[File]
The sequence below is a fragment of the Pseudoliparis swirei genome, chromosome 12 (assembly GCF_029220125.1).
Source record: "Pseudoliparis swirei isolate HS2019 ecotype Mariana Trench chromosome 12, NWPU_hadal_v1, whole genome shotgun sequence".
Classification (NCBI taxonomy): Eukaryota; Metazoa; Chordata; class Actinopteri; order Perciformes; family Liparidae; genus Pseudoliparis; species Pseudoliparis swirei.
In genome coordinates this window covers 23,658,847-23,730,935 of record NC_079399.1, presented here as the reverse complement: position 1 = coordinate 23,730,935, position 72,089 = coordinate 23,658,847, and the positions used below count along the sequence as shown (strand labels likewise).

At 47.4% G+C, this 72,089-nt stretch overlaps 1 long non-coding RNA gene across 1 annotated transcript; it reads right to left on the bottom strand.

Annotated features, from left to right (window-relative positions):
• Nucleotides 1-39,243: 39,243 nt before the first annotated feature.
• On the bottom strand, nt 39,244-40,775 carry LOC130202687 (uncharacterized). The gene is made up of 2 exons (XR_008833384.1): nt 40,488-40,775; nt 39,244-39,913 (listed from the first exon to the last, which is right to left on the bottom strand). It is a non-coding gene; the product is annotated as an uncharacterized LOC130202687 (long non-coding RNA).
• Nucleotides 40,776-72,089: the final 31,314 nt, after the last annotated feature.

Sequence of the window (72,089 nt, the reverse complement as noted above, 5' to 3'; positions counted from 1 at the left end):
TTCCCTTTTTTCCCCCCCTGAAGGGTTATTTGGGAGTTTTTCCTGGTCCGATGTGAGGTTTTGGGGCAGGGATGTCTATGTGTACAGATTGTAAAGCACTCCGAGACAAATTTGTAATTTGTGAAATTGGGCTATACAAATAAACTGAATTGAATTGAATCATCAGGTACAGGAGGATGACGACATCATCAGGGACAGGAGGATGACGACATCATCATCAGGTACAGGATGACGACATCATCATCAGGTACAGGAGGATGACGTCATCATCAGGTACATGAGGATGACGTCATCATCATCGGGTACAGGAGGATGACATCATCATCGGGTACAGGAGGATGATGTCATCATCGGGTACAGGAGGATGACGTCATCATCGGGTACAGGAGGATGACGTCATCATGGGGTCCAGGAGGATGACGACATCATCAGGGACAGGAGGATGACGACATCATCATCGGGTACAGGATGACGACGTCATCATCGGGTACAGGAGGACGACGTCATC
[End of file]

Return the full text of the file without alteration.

The sequence below is a fragment of the Pseudoliparis swirei genome, chromosome 12 (assembly GCF_029220125.1).
Source record: "Pseudoliparis swirei isolate HS2019 ecotype Mariana Trench chromosome 12, NWPU_hadal_v1, whole genome shotgun sequence".
Classification (NCBI taxonomy): Eukaryota; Metazoa; Chordata; class Actinopteri; order Perciformes; family Liparidae; genus Pseudoliparis; species Pseudoliparis swirei.
In genome coordinates this window covers 23,658,847-23,730,935 of record NC_079399.1, presented here as the reverse complement: position 1 = coordinate 23,730,935, position 72,089 = coordinate 23,658,847, and the positions used below count along the sequence as shown (strand labels likewise).

At 47.4% G+C, this 72,089-nt stretch overlaps 1 long non-coding RNA gene across 1 annotated transcript; it reads right to left on the bottom strand.

Annotated features, from left to right (window-relative positions):
• Nucleotides 1-39,243: 39,243 nt before the first annotated feature.
• On the bottom strand, nt 39,244-40,775 carry LOC130202687 (uncharacterized). The gene is made up of 2 exons (XR_008833384.1): nt 40,488-40,775; nt 39,244-39,913 (listed from the first exon to the last, which is right to left on the bottom strand). It is a non-coding gene; the product is annotated as an uncharacterized LOC130202687 (long non-coding RNA).
• Nucleotides 40,776-72,089: the final 31,314 nt, after the last annotated feature.

Sequence of the window (72,089 nt, the reverse complement as noted above, 5' to 3'; positions counted from 1 at the left end):
TTCCCTTTTTTCCCCCCCTGAAGGGTTATTTGGGAGTTTTTCCTGGTCCGATGTGAGGTTTTGGGGCAGGGATGTCTATGTGTACAGATTGTAAAGCACTCCGAGACAAATTTGTAATTTGTGAAATTGGGCTATACAAATAAACTGAATTGAATTGAATCATCAGGTACAGGAGGATGACGACATCATCAGGGACAGGAGGATGACGACATCATCATCAGGTACAGGATGACGACATCATCATCAGGTACAGGAGGATGACGTCATCATCAGGTACATGAGGATGACGTCATCATCATCGGGTACAGGAGGATGACATCATCATCGGGTACAGGAGGATGATGTCATCATCGGGTACAGGAGGATGACGTCATCATCGGGTACAGGAGGATGACGTCATCATGGGGTCCAGGAGGATGACGACATCATCAGGGACAGGAGGATGACGACATCATCATCGGGTACAGGATGACGACGTCATCATCGGGTACAGGAGGACGACGTCATC